I see myopia as a specific type of attention disorder. I feel like Bates and later writers on vision improvement have not given enough credit to the factor of attention in causing blurry vision and related disorders, or they haven’t spelled it out well enough.
People with myopia don’t pay attention to what they’re looking at. The mentality here is they want an entire area to be clear, all at once, so that they can pick and choose what to look at, at their convenience, and maybe not really look at anything. By that last bit I mean that when you are not looking at something in detail, searching for the smallest bits of detail you can find in it, you are not really looking at anything; you’re just pointing your eyes around without being an active and interested participant in the process. So it should not be a surprise that the quality of your vision should continue to suffer when you are rarely using it.
Your mental process of seeing has become so at odds with your eyes. Your mind is not congruent to your physical body. You want to see things clearly when you look at them, or you wouldn’t be reading this and trying to improve your vision, but the actions you take in every moment with your eyes do not reflect that desire to see. So your eyes and mind have gotten so far separated that you need to work to get them back into congruency. Being as your eyes are the part that have fallen behind and are no longer putting in the effort to move and focus like they should, you need to bring them up to speed. But working with your eyes directly doesn’t work too well, or solving the situation would be just a matter of wiggling your eyes around a whole bunch to kind of jump-start them and get them running at the speed of your mind. Let’s look at that for a moment.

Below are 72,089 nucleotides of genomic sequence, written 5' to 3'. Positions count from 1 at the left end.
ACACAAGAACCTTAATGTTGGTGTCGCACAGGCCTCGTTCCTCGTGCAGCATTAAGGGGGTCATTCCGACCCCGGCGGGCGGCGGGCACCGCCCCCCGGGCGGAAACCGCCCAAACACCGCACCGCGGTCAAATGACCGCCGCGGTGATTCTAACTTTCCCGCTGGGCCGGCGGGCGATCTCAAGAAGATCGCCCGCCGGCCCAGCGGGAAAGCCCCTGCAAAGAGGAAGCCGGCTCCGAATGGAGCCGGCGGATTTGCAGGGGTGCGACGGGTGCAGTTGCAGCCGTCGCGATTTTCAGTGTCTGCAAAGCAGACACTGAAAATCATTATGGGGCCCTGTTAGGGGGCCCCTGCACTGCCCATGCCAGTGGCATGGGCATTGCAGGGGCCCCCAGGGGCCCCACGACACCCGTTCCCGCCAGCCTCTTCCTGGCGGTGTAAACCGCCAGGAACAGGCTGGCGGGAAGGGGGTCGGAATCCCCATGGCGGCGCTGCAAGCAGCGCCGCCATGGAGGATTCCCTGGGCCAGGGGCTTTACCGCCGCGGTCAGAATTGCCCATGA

While you can get some kind of rough control over your eyes by moving them directly, doing so doesn’t serve you very well if you aren’t paying attention. An example of this would be how in the Bates method some people get the idea that they should be moving their eyes all the time, to the point that they move their eyes around to keep bouncing around at things that they really have no desire to look at and they don’t really pay attention to the individual points in the process.
However, what you’ll find is that if you work with your attention, your eyes are heavily linked to it. This is proven by the simple fact that your eyes point to what you move your visual attention to. When you look at something, you don’t have to steer your eyes around to get them to point at it. You don’t say, “Ok, I’m paying attention to this, now I need to point my eyes towards it.” It already happens immediately. So my point is that visual attention and the way the eyes behave are very much synonymous. When you work with your attention and let your attention direct things in the right way, it brings the eyes and mind back into congruency, and it becomes apparent that there was nothing at all wrong with your eyes; they didn’t give up or stop being able to work; they just weren’t given the right instructions in the right way.
In maybe my next post I’m going to describe my current best judgement on what is the best pattern of looking at things as far as making large and small shifts of attention (corresponding to large and small movements of the eyes) to promote the clearest vision.
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